In grade school, Stuart Calderwood would run lap after lap around the recess yard while his classmates were playing a ball game. “I’m not sure where this feeling came from, but the sensation of running fast felt more important than being good at ball games, or even smart or strong,” Calderwood remembers. Now, as the senior editor of communications for the New York Road Runners, this 53-year-old hasn’t hung up his racing shoes. In fact, he’s run every single day for the past 25 years!
Since we can’t imagine a life without rest days, we had to ask Calderwood how he stays motivated and the most important question of all: why?
Did you start your run 25 years ago thinking this would be the beginning of a long streak?
Yes. When I was 28, I felt like my running career was coming to an end. I had run cross country and track in high school and won two division II national championships with my track team at the University of California, Irvine. I became a coach and was worried I might not improve my own skills. I noticed I was missing my runs and eliminated that excuse by deciding I’d never miss a day again.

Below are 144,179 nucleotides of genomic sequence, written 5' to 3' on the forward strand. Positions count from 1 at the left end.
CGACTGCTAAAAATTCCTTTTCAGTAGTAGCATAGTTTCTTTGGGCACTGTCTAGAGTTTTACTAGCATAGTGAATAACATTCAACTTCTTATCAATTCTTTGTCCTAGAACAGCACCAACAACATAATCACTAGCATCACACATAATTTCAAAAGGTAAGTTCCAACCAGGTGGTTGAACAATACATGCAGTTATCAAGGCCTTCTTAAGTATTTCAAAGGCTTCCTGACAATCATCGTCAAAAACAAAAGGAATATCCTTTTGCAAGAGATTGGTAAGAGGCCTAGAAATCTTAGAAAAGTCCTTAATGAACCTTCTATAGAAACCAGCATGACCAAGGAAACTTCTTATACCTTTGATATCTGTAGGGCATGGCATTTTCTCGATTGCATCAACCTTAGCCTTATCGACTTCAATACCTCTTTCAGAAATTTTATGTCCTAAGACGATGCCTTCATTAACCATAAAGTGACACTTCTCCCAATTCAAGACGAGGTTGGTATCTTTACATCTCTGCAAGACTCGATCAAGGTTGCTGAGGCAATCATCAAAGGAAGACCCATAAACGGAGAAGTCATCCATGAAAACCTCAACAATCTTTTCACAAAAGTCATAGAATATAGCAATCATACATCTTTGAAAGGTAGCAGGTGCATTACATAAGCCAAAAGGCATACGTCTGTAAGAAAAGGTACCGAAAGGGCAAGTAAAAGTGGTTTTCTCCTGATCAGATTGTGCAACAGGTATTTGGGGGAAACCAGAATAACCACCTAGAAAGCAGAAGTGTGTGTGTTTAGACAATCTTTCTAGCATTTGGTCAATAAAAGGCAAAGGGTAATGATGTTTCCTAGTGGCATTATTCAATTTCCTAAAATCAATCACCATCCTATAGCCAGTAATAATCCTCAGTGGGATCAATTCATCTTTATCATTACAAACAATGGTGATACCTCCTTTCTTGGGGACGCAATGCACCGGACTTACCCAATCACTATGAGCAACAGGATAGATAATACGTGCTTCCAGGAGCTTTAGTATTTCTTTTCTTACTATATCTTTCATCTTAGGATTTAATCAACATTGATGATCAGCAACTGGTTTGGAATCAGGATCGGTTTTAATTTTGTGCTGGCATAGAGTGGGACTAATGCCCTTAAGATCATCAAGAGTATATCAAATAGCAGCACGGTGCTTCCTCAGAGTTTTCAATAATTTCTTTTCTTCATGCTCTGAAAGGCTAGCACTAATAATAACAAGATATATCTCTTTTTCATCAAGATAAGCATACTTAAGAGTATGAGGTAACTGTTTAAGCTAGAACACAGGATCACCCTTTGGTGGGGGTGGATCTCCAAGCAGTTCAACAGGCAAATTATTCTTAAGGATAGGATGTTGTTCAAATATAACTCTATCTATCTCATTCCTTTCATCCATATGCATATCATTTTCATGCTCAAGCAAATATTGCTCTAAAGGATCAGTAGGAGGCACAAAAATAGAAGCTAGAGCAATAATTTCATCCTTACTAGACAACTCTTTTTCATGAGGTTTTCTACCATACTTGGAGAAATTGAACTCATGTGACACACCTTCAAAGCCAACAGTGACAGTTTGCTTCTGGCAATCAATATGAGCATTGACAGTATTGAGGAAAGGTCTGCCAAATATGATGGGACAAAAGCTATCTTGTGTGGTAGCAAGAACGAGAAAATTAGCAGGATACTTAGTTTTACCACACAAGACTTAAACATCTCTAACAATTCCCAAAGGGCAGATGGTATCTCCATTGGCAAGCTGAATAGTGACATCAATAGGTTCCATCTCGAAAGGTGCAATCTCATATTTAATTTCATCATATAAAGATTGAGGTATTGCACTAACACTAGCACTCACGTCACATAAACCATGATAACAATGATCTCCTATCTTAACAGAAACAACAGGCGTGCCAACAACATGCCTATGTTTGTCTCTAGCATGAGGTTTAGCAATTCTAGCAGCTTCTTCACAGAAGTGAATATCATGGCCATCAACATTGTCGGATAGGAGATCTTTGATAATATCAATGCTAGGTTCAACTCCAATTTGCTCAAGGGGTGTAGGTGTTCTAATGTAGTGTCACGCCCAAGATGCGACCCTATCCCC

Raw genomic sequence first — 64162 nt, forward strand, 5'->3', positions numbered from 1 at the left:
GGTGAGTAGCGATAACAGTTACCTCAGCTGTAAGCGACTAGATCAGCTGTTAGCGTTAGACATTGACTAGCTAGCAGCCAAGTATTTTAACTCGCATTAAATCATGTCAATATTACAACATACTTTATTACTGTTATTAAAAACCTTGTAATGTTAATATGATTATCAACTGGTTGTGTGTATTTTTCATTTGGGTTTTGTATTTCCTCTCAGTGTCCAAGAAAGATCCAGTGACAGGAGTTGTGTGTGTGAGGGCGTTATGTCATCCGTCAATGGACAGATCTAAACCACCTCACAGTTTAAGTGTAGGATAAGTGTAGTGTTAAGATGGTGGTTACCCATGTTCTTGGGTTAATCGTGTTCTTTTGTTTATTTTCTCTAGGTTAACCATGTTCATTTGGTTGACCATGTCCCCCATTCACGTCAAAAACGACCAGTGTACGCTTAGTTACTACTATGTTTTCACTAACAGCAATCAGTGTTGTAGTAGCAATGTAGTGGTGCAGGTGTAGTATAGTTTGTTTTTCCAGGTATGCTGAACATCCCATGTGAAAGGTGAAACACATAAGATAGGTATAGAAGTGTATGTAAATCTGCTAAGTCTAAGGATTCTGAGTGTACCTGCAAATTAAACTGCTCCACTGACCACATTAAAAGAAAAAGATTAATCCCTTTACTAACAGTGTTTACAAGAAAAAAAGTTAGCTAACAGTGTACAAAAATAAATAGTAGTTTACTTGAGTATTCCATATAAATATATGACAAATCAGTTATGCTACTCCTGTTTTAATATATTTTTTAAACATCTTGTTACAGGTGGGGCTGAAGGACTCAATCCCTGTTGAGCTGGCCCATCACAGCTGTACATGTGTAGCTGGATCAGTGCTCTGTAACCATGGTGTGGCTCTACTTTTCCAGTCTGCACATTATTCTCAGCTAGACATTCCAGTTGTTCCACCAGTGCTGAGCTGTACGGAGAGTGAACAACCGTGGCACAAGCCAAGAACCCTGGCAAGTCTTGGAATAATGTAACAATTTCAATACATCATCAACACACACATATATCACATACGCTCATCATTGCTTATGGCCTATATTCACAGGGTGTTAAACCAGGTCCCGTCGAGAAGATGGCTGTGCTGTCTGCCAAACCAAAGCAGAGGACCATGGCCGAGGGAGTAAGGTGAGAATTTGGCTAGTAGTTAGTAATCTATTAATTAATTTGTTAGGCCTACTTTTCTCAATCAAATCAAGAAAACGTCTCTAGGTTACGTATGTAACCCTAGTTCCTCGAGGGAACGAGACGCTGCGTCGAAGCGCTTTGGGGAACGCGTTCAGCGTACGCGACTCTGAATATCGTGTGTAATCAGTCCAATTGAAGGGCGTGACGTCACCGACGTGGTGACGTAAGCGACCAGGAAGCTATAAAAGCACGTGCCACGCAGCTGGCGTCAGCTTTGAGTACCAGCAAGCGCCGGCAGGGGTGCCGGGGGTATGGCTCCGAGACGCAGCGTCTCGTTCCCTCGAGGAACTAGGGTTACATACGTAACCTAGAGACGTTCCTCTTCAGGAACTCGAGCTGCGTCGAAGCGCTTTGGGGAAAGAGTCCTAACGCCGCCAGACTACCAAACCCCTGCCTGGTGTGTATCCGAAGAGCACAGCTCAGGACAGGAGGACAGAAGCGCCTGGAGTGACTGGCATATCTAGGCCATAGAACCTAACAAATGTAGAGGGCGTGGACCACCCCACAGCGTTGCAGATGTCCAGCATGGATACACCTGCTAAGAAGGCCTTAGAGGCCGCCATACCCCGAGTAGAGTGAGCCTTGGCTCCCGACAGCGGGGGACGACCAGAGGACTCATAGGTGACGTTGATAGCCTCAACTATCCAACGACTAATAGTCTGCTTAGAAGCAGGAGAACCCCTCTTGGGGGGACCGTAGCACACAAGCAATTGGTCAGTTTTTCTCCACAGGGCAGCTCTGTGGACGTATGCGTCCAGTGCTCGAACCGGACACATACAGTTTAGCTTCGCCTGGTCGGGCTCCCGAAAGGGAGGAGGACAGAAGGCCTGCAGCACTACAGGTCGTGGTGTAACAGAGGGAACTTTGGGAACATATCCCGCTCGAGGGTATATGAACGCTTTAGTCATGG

How do you stay motivated to hit the road every day?
That’s exactly why I have a running streak—so I have a reason. Nothing is big enough now to make me break the streak!
What does a daily workout look like for you?
According to the United States Running Streak Association, you have to complete at least one mile non-stop to count as a day in your running streak. I always run at least 1 1/4 miles, to be on the safe side, and have run up to 31 miles in one day during the past 25 years. The average for my streak is 9.2 miles per day, and I do the elliptical and ride the bike to cross train.
This week’s fit links from around the web:
- Thinking about signing up for the MORE/FITNESS Half-Marathon coming up in April? Steal tips from a recreational racer here. — Peanut Butter Fingers